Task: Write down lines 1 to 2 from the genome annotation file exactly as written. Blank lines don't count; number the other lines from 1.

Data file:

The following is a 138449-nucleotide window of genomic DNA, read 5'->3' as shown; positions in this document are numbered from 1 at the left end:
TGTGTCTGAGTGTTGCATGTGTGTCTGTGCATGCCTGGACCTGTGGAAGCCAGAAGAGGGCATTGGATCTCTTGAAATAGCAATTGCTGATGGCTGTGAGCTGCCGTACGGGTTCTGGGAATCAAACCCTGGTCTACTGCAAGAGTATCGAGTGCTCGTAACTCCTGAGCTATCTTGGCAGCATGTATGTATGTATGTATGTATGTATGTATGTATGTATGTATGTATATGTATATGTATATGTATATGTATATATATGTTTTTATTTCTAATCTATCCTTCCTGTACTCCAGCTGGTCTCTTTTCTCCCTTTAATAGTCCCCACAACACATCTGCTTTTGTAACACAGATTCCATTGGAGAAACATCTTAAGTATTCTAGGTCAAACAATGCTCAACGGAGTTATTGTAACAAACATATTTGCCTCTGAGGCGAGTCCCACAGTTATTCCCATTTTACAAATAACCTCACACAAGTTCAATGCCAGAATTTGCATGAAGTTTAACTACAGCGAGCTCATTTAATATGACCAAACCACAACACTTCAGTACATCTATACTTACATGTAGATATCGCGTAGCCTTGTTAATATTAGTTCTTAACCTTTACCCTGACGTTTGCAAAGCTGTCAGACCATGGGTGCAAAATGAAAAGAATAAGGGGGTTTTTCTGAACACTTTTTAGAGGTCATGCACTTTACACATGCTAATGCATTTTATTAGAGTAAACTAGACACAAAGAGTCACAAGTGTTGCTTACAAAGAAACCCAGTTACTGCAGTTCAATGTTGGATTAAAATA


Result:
The following is a 138449-nucleotide window of genomic DNA, read 5'->3' as shown; positions in this document are numbered from 1 at the left end:
TGTGTCTGAGTGTTGCATGTGTGTCTGTGCATGCCTGGACCTGTGGAAGCCAGAAGAGGGCATTGGATCTCTTGAAATAGCAATTGCTGATGGCTGTGAGCTGCCGTACGGGTTCTGGGAATCAAACCCTGGTCTACTGCAAGAGTATCGAGTGCTCGTAACTCCTGAGCTATCTTGGCAGCATGTATGTATGTATGTATGTATGTATGTATGTATGTATGTATGTATATGTATATGTATATGTATATGTATATATATGTTTTTATTTCTAATCTATCCTTCCTGTACTCCAGCTGGTCTCTTTTCTCCCTTTAATAGTCCCCACAACACATCTGCTTTTGTAACACAGATTCCATTGGAGAAACATCTTAAGTATTCTAGGTCAAACAATGCTCAACGGAGTTATTGTAACAAACATATTTGCCTCTGAGGCGAGTCCCACAGTTATTCCCATTTTACAAATAACCTCACACAAGTTCAATGCCAGAATTTGCATGAAGTTTAACTACAGCGAGCTCATTTAATATGACCAAACCACAACACTTCAGTACATCTATACTTACATGTAGATATCGCGTAGCCTTGTTAATATTAGTTCTTAACCTTTACCCTGACGTTTGCAAAGCTGTCAGACCATGGGTGCAAAATGAAAAGAATAAGGGGGTTTTTCTGAACACTTTTTAGAGGTCATGCACTTTACACATGCTAATGCATTTTATTAGAGTAAACTAGACACAAAGAGTCACAAGTGTTGCTTACAAAGAAACCCAGTTACTGCAGTTCAATGTTGGATTAAAATA